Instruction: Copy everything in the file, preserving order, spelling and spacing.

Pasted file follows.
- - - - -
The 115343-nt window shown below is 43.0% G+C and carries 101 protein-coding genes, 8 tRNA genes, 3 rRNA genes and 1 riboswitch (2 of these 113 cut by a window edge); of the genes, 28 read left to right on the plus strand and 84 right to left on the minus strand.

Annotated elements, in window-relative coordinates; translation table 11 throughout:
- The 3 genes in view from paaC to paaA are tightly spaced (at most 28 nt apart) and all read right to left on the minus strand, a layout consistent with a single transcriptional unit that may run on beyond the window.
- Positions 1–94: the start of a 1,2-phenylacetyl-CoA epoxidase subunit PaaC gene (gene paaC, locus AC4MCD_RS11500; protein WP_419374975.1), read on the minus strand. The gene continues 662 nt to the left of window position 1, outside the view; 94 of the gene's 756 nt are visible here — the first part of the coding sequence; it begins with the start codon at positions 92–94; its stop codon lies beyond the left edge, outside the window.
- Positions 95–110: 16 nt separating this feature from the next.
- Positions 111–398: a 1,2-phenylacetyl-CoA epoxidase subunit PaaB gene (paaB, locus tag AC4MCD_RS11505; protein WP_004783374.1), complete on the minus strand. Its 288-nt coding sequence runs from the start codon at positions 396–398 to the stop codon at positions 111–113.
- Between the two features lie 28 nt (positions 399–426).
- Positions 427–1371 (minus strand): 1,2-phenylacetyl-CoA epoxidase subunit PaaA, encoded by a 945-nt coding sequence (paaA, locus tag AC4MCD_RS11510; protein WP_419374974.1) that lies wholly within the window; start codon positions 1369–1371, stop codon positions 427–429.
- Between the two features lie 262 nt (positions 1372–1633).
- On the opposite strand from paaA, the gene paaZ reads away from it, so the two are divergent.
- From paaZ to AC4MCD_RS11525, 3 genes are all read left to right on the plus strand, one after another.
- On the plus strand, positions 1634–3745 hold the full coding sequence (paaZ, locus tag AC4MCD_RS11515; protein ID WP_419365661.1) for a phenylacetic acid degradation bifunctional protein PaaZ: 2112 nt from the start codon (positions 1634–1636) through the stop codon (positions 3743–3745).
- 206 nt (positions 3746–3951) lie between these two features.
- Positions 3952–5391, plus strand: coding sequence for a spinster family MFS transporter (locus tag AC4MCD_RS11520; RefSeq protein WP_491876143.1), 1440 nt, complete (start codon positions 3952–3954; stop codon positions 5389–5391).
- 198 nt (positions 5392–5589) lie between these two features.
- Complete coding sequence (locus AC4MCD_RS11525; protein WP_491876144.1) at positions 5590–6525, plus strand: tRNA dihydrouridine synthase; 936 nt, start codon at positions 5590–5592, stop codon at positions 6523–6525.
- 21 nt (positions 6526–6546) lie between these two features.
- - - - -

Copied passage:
The 115343-nt window shown below is 43.0% G+C and carries 101 protein-coding genes, 8 tRNA genes, 3 rRNA genes and 1 riboswitch (2 of these 113 cut by a window edge); of the genes, 28 read left to right on the plus strand and 84 right to left on the minus strand.

Annotated elements, in window-relative coordinates; translation table 11 throughout:
- The 3 genes in view from paaC to paaA are tightly spaced (at most 28 nt apart) and all read right to left on the minus strand, a layout consistent with a single transcriptional unit that may run on beyond the window.
- Positions 1–94: the start of a 1,2-phenylacetyl-CoA epoxidase subunit PaaC gene (gene paaC, locus AC4MCD_RS11500; protein WP_419374975.1), read on the minus strand. The gene continues 662 nt to the left of window position 1, outside the view; 94 of the gene's 756 nt are visible here — the first part of the coding sequence; it begins with the start codon at positions 92–94; its stop codon lies beyond the left edge, outside the window.
- Positions 95–110: 16 nt separating this feature from the next.
- Positions 111–398: a 1,2-phenylacetyl-CoA epoxidase subunit PaaB gene (paaB, locus tag AC4MCD_RS11505; protein WP_004783374.1), complete on the minus strand. Its 288-nt coding sequence runs from the start codon at positions 396–398 to the stop codon at positions 111–113.
- Between the two features lie 28 nt (positions 399–426).
- Positions 427–1371 (minus strand): 1,2-phenylacetyl-CoA epoxidase subunit PaaA, encoded by a 945-nt coding sequence (paaA, locus tag AC4MCD_RS11510; protein WP_419374974.1) that lies wholly within the window; start codon positions 1369–1371, stop codon positions 427–429.
- Between the two features lie 262 nt (positions 1372–1633).
- On the opposite strand from paaA, the gene paaZ reads away from it, so the two are divergent.
- From paaZ to AC4MCD_RS11525, 3 genes are all read left to right on the plus strand, one after another.
- On the plus strand, positions 1634–3745 hold the full coding sequence (paaZ, locus tag AC4MCD_RS11515; protein ID WP_419365661.1) for a phenylacetic acid degradation bifunctional protein PaaZ: 2112 nt from the start codon (positions 1634–1636) through the stop codon (positions 3743–3745).
- 206 nt (positions 3746–3951) lie between these two features.
- Positions 3952–5391, plus strand: coding sequence for a spinster family MFS transporter (locus tag AC4MCD_RS11520; RefSeq protein WP_491876143.1), 1440 nt, complete (start codon positions 3952–3954; stop codon positions 5389–5391).
- 198 nt (positions 5392–5589) lie between these two features.
- Complete coding sequence (locus AC4MCD_RS11525; protein WP_491876144.1) at positions 5590–6525, plus strand: tRNA dihydrouridine synthase; 936 nt, start codon at positions 5590–5592, stop codon at positions 6523–6525.
- 21 nt (positions 6526–6546) lie between these two features.